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Built environment is a relatively new way of describing the design, creation and maintenance of man-made structures. Construction, Property and Land Surveying are included in this sector, but there is also an overlap with Engineering. Among the less well-known areas covered by the sector are Building Services and Historic Building Conservation.

The UK construction and built environment industry has an international reputation for world-class design, inspirational architecture and the highest quality building.

  • The Built Environment sector is Britain’s largest and employs 2.35 million workers (ConstructionSkills, 2009).
  • The 2012 Olympic Games in London required 20,000 construction workers to build Olympic Park, villages and Stratford City developments (London Development Agency, 2008). 
  • Britain has over 6 million historic buildings, with the UK spending approximately £5 billion a year on conservation and restoration within the historic built environment (Tomorrow's Engineers, 2011).
  • It is estimated that £24 billion of construction work is being undertaken in London, with an additional £95 billion planned to start before 2016 (London Development Agency, 2008). 
  • There are 800,000 people employed in the cleaning industry in the UK which contributes over £5 billion pounds to the UK economy (Asset Skills, 2008).
  • One time brickie’s apprentice Trevor Hemmings increased his wealth to £1.03 billion in 2008 – moving him up to fourth place in that year’s City & Guilds Vocational Rich List.
  • The environmental and land-based businesses (such as landscape gardening) sector is worth in excess of £8.9 billion per annum and comprises 1 million employees and 500,000 volunteers (LANTRA, 2008).

Careers in the built environment sector

There are a range of different jobs available in this sector, from architect to bricklayer, plumber to town planner, and landscape gardener to stonemason. Welsh Government recognises the importance of the sector and is committed to supporting Wales' low carbon economy while driving forward skills in the built environment.

Heritage craft courses are offered through colleges and other providers, aimed at reducing the skills shortages in the following areas:

  • bricklaying and craft masonry
  • carpentry and joinery
  • lead working
  • painting and decorating
  • plastering
  • roof slating and tiling
  • steeplejacking
  • stonemasonry
Traditional craft training is also provided by organisations such as the Prince’s Foundation for Building Communities and the Heritage Lottery Fund’s Traditional Building Skills Bursary Scheme.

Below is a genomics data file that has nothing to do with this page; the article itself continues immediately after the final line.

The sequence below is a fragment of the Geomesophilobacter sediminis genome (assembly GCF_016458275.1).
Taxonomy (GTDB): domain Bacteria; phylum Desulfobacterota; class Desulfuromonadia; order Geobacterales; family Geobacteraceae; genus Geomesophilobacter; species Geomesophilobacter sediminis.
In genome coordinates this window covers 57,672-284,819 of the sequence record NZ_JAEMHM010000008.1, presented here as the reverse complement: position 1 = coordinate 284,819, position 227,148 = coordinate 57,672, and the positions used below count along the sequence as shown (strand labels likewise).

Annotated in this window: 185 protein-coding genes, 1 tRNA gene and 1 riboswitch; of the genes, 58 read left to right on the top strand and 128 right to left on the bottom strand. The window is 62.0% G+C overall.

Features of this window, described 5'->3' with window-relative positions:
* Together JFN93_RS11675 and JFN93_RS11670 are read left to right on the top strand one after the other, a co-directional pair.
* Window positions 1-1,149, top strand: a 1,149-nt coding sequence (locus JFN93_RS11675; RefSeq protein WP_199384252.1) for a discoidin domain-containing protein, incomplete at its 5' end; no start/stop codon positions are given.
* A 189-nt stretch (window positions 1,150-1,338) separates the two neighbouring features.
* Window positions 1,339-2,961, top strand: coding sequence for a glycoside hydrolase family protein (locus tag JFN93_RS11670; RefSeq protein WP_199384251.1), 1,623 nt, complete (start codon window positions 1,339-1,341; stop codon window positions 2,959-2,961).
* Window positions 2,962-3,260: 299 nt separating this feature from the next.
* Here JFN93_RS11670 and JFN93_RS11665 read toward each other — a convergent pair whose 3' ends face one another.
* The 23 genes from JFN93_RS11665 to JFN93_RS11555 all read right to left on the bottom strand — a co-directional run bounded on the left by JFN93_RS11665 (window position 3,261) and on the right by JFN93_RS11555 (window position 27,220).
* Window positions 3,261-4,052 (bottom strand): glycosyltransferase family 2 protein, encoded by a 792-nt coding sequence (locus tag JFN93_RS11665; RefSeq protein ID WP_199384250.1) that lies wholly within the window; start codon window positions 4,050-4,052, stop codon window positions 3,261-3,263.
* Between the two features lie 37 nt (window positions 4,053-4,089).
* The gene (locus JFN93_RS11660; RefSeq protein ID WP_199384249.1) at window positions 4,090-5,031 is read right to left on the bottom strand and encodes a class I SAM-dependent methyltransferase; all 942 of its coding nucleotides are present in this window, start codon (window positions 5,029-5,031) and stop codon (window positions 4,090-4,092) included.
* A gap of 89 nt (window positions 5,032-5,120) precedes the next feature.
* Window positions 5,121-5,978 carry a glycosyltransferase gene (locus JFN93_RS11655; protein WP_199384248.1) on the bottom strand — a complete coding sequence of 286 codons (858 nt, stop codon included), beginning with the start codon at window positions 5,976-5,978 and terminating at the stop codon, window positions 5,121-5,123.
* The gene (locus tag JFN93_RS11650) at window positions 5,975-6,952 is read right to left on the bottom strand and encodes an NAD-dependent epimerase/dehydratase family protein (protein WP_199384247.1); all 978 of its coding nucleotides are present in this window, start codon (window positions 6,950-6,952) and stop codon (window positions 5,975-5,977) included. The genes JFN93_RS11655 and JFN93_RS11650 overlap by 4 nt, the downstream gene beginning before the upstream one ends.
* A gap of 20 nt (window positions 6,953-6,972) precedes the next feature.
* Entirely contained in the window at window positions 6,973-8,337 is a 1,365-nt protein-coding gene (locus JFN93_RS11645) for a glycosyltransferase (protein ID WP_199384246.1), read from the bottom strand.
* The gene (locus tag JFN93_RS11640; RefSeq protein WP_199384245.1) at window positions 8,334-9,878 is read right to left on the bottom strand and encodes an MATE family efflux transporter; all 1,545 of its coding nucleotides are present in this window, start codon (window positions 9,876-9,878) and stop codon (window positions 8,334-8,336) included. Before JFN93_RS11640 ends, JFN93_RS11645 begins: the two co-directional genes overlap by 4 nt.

Working in this sector can lead to being a part of a team of professionals creating something lasting and helping to shape the environment for future generations.

For further information on careers in the built environment sector, and to search for current apprenticeship or Jobs Growth Wales opportunities, visit Careers Wales.

"The UK construction and built environment industry has an international reputation for world-class design, inspirational architecture and the highest quality building."
- Tomorrow's Engineers, 2011

Competing in the sector

Competitors face a series of practical challenges that test their skills at regional heats throughout Wales. The highest scorers are put forward to compete in the Welsh national final, with successful competitors going through to the UK national competition held at the NEC in Birmingham.

Among 2012's winners were Ross Richardson Davies of Coleg Sir Gâr, who won the individual gold medal for plastering, with Team Wales also taking gold in the SkillBuild Team Challenge.

Competing in the built environment sector competitions benefits students, learning providers and employers. Students are given a common, worthwhile goal that takes them beyond the normal expectation of education and training programmes, as well as being able to experience the excitement of competing. For the trainer or tutor there’s professional pride and evidence of continuing professional development, and employers benefit through maintaining a highly skilled workforce who take pride in the job and the company.

"This is a task-oriented competition where the participants have to follow a precise brief and that is what it is all about out there in the real world – delivering quality work in time and providing value for money. These days we cannot afford to do things twice. This sort of training is invaluable and important in bench-marking the sort of standards expected in industry."
- Andrew Phillips, Carreg Construction

SkillElectric and SkillPlumb Wales Finals
Deeside College, 2013

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Skills competitions test who has the ability to be a champion. And for those who’ve got what it takes, career stardom awaits..